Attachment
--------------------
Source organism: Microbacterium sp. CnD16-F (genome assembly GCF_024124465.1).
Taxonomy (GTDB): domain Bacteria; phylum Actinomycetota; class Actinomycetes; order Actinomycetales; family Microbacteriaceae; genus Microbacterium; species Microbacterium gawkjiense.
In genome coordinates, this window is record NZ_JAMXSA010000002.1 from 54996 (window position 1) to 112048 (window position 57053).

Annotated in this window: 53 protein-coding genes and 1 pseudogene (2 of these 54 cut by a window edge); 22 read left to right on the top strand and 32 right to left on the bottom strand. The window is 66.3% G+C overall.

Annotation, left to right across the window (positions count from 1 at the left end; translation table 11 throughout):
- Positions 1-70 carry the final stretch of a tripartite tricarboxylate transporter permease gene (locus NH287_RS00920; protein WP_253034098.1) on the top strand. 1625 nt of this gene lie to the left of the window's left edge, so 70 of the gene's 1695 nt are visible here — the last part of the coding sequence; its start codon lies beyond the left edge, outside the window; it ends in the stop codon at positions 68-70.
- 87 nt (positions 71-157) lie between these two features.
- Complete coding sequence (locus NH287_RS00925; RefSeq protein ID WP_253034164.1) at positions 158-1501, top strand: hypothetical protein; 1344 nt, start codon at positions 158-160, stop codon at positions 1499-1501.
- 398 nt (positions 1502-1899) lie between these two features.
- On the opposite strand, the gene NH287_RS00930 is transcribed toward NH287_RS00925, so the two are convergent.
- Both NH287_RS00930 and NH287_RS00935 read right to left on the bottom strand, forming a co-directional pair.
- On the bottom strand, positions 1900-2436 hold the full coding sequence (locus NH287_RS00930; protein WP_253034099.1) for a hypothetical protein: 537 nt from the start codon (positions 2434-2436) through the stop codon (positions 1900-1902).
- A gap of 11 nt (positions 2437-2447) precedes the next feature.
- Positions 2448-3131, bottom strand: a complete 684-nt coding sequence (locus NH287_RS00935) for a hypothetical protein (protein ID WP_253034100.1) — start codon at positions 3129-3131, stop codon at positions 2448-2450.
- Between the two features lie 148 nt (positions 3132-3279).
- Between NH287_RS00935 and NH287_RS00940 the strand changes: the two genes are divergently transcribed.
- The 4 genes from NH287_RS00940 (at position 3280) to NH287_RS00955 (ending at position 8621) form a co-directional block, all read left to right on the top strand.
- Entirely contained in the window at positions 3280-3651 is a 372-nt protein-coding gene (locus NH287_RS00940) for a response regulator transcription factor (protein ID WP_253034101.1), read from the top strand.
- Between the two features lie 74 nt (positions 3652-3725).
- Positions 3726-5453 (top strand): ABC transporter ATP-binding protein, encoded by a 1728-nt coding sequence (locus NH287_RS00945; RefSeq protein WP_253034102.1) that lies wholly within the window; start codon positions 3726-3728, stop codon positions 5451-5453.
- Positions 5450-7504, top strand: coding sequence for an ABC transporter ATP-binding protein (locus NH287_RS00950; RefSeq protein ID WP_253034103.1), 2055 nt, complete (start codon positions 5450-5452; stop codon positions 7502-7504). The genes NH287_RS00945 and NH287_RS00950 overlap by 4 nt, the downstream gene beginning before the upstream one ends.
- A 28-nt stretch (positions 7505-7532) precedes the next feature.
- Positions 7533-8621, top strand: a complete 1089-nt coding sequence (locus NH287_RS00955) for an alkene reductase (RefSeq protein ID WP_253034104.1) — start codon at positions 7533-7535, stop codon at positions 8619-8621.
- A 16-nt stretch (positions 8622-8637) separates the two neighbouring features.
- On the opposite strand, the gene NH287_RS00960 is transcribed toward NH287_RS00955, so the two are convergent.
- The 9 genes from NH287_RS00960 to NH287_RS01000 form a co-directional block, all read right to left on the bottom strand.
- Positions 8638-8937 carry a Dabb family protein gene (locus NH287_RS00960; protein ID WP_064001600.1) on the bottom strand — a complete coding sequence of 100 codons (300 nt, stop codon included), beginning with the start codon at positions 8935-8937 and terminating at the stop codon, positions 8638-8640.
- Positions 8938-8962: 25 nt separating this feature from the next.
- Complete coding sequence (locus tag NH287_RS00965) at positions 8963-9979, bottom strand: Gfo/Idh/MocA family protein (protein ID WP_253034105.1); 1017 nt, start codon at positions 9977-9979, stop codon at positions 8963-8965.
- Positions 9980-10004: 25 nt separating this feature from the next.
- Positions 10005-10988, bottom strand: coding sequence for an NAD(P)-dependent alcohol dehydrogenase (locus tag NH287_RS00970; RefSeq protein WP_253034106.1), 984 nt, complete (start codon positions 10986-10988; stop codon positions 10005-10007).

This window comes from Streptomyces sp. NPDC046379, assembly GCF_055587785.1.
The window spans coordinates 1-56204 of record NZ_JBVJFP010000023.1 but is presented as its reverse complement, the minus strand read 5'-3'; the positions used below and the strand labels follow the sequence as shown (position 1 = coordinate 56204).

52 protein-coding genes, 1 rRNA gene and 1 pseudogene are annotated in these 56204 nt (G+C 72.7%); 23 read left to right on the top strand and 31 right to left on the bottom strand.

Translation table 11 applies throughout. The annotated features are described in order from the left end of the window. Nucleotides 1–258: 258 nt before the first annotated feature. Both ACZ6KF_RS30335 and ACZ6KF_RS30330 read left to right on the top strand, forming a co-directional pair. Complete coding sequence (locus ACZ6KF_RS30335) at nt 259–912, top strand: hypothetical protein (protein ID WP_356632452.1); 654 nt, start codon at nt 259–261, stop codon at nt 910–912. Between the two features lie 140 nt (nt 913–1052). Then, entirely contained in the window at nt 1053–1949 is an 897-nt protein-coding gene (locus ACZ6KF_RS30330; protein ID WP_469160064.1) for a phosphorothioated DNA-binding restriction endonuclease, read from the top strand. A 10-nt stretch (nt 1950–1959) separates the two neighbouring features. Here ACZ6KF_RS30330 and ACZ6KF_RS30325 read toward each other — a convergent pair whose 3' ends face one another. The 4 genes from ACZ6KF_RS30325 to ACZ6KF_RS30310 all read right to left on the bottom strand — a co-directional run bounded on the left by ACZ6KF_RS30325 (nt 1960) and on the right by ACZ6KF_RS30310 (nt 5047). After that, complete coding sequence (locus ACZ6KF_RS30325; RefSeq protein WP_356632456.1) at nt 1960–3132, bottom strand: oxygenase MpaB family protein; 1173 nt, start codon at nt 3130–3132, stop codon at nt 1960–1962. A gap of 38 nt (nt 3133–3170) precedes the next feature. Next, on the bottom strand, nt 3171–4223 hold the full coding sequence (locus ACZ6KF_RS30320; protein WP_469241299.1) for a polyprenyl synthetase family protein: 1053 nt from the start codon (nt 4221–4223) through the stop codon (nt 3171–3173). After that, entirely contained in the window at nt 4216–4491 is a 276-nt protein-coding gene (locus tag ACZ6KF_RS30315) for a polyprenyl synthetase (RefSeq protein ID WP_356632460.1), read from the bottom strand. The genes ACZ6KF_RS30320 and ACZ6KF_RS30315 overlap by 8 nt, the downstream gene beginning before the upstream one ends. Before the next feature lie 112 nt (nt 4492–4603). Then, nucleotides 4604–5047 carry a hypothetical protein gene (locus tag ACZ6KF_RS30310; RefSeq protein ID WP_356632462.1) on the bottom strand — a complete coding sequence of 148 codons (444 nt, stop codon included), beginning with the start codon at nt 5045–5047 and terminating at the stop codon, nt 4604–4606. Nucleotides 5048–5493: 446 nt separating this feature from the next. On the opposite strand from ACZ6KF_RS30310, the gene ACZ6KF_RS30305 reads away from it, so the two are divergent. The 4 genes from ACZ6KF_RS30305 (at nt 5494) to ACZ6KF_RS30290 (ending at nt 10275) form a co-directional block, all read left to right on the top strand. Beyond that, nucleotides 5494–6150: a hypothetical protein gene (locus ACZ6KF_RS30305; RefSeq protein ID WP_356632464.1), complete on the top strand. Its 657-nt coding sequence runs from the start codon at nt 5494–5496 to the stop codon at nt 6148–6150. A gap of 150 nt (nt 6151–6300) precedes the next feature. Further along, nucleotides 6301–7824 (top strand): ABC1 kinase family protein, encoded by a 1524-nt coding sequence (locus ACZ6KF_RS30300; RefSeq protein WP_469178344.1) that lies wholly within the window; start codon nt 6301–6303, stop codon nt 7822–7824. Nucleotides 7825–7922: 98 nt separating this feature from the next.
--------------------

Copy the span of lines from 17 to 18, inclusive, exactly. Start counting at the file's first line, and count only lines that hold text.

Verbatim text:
- The 4 genes from NH287_RS00940 (at position 3280) to NH287_RS00955 (ending at position 8621) form a co-directional block, all read left to right on the top strand.
- Entirely contained in the window at positions 3280-3651 is a 372-nt protein-coding gene (locus NH287_RS00940) for a response regulator transcription factor (protein ID WP_253034101.1), read from the top strand.